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  • image Human milk is the preferred source of nutrition for almost all neonates and infants, including those born prematurely.

  • image An infant formula is a nutritionally complete substitute if human milk is not available.

  • image All infant formulas sold in the United States are required to meet FDA standards.

  • image Cow milk–based formulas are used by most US non-breastfeeding infants.

  • image Formulas for premature infants are designed to supply nutrients needed to promote growth and body composition changes that mimic those of a normal fetus at the same gestational age.

  • image Some infants will require formulas with altered macronutrients, such as extensively hydrolyzed protein (semi-elemental) formulas, due to cow milk and soy protein sensitivities or other conditions.

  • image Two nutrients of significant importance in infant nutrition are iron and vitamin D.

  • image Enteral products are available for children who need supplemental nutrition beyond a regular toddler diet in most of the infant formula categories discussed and used for similar indications.

  • image Expressed human milk and infant formulas must be handled and stored properly.

  • image Oral rehydration therapy (ORT) is a mainstay of treatment for mild-to-moderate dehydration; severe dehydration requires intravenous rehydration.


Patient Care Process* for Oral Nutrition and Rehydration of Infants and Children



  • Patient characteristics (eg, age, diagnosis)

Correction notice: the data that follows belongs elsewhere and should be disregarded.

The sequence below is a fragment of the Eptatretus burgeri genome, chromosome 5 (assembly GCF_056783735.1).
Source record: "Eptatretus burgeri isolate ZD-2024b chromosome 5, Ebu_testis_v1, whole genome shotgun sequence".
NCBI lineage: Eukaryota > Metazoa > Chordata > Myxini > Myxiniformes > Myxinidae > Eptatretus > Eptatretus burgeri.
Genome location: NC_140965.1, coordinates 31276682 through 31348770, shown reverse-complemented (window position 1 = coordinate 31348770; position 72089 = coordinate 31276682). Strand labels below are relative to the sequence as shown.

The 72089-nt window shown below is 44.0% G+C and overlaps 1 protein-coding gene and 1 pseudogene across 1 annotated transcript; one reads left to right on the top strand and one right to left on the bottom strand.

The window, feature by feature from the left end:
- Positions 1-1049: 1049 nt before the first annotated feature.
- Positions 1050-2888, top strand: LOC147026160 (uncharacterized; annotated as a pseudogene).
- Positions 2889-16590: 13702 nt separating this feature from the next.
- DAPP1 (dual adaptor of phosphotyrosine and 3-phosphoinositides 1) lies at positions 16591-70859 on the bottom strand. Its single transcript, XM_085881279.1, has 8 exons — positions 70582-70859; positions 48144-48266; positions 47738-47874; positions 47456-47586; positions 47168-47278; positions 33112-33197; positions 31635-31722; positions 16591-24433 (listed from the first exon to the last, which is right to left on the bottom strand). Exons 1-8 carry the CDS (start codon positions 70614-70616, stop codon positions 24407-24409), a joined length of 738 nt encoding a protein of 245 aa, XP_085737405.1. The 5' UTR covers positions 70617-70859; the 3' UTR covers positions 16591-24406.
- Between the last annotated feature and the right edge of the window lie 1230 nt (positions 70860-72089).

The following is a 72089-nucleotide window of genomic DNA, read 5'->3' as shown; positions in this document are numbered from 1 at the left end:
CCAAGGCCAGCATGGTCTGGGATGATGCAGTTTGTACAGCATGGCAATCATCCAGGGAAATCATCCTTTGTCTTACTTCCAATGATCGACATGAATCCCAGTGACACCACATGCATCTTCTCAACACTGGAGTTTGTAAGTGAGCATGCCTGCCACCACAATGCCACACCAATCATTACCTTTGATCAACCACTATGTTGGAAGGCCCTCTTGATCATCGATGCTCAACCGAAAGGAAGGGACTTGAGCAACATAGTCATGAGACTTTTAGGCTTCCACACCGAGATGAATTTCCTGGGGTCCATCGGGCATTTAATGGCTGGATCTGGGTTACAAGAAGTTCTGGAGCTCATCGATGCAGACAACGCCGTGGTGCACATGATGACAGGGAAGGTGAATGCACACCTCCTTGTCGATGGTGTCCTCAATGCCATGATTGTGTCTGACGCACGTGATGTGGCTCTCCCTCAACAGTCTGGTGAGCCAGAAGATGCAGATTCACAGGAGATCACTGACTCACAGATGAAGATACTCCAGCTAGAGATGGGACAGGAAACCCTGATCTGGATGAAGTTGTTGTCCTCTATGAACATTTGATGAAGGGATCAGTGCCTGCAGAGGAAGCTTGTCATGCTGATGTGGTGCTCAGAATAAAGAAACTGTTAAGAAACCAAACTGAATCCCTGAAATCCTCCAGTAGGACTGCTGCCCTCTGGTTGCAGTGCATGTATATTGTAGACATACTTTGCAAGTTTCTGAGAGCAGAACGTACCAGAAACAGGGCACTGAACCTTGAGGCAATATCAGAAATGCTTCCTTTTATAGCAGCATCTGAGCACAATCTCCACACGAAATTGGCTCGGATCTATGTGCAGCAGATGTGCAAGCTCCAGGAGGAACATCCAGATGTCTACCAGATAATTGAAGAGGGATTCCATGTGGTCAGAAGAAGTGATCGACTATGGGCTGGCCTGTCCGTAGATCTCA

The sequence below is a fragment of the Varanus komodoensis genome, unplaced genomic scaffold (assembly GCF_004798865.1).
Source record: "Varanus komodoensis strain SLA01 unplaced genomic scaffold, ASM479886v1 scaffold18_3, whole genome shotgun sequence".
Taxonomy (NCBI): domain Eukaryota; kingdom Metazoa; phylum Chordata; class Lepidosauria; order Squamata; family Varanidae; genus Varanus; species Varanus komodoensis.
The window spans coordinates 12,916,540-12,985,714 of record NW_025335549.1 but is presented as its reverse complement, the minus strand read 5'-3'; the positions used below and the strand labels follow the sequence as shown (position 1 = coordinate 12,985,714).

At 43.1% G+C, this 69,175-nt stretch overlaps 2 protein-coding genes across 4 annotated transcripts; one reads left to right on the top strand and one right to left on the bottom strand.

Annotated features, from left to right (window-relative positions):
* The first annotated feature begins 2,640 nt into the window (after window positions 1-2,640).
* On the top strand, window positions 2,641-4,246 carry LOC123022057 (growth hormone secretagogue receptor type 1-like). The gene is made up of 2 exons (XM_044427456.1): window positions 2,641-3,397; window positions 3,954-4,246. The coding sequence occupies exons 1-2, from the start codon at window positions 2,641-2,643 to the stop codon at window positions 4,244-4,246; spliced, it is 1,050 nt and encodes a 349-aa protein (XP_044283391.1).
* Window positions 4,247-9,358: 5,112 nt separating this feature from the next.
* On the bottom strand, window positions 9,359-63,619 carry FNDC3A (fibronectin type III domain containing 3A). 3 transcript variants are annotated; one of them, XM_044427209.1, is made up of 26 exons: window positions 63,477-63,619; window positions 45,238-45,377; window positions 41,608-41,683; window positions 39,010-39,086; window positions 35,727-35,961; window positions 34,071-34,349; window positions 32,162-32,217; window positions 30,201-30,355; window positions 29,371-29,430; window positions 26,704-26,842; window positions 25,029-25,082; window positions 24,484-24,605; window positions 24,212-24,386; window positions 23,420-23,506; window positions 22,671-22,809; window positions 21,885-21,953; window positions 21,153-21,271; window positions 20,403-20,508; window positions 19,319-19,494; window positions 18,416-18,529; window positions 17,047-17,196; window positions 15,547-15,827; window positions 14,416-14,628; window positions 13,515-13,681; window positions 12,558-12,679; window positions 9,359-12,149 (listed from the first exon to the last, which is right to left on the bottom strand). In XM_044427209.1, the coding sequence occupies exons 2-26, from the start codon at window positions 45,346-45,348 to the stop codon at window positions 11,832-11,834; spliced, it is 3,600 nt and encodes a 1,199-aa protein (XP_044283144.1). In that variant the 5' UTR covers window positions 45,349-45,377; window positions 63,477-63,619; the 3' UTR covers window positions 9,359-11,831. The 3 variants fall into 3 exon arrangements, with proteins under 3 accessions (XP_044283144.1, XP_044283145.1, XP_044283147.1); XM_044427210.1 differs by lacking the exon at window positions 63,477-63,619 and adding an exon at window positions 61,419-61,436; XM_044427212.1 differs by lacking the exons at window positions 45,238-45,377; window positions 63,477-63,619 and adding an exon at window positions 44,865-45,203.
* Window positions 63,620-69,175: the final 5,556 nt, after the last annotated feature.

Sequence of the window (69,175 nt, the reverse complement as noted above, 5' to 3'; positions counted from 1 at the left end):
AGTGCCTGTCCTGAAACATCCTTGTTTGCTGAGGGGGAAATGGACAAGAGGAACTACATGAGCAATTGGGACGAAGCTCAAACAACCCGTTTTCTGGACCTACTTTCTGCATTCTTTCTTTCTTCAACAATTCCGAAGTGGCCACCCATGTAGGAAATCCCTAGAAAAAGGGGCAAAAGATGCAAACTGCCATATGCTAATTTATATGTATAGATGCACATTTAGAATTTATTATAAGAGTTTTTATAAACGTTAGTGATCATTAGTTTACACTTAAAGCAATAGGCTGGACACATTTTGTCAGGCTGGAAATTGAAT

• Patient history (eg, medical, surgical, dietary)

    • Feeding history: human milk or formula (type, volume, caloric density)

  • Objective data

    • Body weight

    • Length/stature, body mass index, head circumference

    • Labs, if appropriate, to assess alterations in organ function (eg, serum electrolytes; glucose; BUN/SCr; albumin, liver function tests)

    • Intake and output (diarrhea, vomiting)


  • Nutrition status (growth parameters)

  • Evaluate data for any factors that would dictate formula selection

  • Determine degree of dehydration and appropriateness of oral rehydration therapy (ORT)


  • Choose an appropriate oral/enteral formula based on characteristics of the infant, child, or adolescent (see Chapter 160)

  • Recommend an alternative formula given intolerance to the current feeding regimen

  • Develop a plan to meet the iron and vitamin D needs of an infant based on current guidelines

  • Make referrals to other providers, when appropriate (eg, physician, dietitian, lactation specialist)

  • Develop a plan for ORT


  • Provide oral/enteral support using estimated goals (see Chapter 158)

  • Provide nutrient supplements to prevent or correct deficiencies

  • Provide patient/caregiver education regarding all elements of the nutrition care plan or ORT

  • Provide ORT per established guidelines

Follow-up: Monitor and Evaluate

  • Appropriate growth

  • Gastrointestinal symptoms, tolerance to formula

  • Laboratory parameters, as indicated

  • Signs and symptoms of dehydration/rehydration

*Collaborate with patient, caregivers, and other healthcare professionals.


Preclass Engaged Learning Activity

Visit the American Family Physician website and review the article titled “Infant Formula”. The website is useful to enhance student understanding of the available infant formulas and their place in therapy.


Infancy is a period of rapid growth followed by continued growth ...

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